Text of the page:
As this NGram shows...
...the construction [verb] on regardless is commonly used with a variety of verbs such as carry, press, go push, pass, for the (metaphoric or literal) sense of continue a current action or direction of movement [disregarding/ignoring any pressure to stop or change course].
As has been pointed out, there's nothing inherently wrong with "redundancy" in English (it's often used quite naturally to convey emphasis, for example). But noting in particular the significant increase for to carry on above, I'm inclined to say that specific combination has become something of a "fixed expression" in recent decades.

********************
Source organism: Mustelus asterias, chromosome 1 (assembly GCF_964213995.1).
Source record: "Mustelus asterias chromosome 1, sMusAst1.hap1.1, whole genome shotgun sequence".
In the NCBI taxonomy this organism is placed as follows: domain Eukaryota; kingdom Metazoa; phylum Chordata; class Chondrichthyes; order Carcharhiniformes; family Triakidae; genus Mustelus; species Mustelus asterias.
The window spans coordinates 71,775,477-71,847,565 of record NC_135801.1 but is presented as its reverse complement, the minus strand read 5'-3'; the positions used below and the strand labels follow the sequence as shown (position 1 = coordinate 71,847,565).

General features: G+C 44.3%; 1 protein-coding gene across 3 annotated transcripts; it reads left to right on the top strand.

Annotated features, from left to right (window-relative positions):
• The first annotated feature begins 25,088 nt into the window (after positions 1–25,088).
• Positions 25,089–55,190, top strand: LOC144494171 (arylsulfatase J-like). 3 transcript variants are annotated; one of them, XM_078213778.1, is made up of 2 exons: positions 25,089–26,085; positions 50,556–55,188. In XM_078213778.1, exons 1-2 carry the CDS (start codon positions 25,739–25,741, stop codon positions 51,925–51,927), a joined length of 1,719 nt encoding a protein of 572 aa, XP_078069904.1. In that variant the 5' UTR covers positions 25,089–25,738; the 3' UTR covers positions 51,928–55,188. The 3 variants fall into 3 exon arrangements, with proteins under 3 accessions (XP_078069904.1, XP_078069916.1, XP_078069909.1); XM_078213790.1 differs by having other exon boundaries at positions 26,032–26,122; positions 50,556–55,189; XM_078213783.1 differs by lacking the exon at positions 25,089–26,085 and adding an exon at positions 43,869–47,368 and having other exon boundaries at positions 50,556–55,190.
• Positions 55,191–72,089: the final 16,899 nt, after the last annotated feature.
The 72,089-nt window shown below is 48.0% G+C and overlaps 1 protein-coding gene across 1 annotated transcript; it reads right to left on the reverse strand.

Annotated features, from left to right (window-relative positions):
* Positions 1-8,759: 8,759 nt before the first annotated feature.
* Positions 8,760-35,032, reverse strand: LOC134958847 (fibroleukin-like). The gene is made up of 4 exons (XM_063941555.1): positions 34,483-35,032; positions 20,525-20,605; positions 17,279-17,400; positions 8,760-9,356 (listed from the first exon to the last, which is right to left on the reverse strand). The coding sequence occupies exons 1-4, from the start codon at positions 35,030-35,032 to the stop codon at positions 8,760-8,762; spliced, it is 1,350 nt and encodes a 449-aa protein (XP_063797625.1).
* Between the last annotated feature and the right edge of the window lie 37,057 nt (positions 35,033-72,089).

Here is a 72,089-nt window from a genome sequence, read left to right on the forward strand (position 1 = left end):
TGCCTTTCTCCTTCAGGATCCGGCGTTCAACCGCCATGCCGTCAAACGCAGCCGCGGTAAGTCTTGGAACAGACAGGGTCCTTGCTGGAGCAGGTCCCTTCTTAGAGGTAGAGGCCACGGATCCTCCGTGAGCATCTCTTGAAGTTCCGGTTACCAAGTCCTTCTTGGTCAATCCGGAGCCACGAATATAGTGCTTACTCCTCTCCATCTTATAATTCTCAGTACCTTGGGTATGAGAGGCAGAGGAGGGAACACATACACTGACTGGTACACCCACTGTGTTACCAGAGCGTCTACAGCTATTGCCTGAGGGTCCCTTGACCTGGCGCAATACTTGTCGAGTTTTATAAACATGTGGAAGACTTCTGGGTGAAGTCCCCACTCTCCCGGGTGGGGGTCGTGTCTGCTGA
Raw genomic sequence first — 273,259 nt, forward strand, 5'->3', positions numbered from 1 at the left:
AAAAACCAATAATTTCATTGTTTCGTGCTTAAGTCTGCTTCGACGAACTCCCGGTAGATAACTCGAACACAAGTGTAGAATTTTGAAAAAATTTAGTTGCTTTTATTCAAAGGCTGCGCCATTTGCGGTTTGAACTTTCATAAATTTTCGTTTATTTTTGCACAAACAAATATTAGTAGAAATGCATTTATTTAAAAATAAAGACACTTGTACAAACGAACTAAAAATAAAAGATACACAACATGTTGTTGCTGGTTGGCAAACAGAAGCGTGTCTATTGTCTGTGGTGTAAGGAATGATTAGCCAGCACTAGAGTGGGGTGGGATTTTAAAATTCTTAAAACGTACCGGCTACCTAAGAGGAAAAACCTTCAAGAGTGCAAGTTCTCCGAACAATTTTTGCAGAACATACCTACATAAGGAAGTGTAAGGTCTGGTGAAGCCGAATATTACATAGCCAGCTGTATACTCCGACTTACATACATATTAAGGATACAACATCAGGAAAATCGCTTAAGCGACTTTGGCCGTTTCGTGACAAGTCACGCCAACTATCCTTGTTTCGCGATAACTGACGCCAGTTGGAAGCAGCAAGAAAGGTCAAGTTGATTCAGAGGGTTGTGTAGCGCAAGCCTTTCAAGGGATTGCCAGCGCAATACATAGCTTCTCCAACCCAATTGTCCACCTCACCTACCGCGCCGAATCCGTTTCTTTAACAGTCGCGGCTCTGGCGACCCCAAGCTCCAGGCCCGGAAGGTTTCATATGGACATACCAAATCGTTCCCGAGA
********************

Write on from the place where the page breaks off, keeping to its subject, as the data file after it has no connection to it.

Precisely because it's become so common, the exact meaning of to carry on regardless has become somewhat vague in the minds of many speakers. Sometimes it just conveys a general sense of continuing to do something diligently, industriously, laboriously, purposefully, resolutely, with no particular allusion to in spite of [something that might stop the activity continuing].
Consequently, many native speakers wouldn't even notice the "repetition" in OP's example.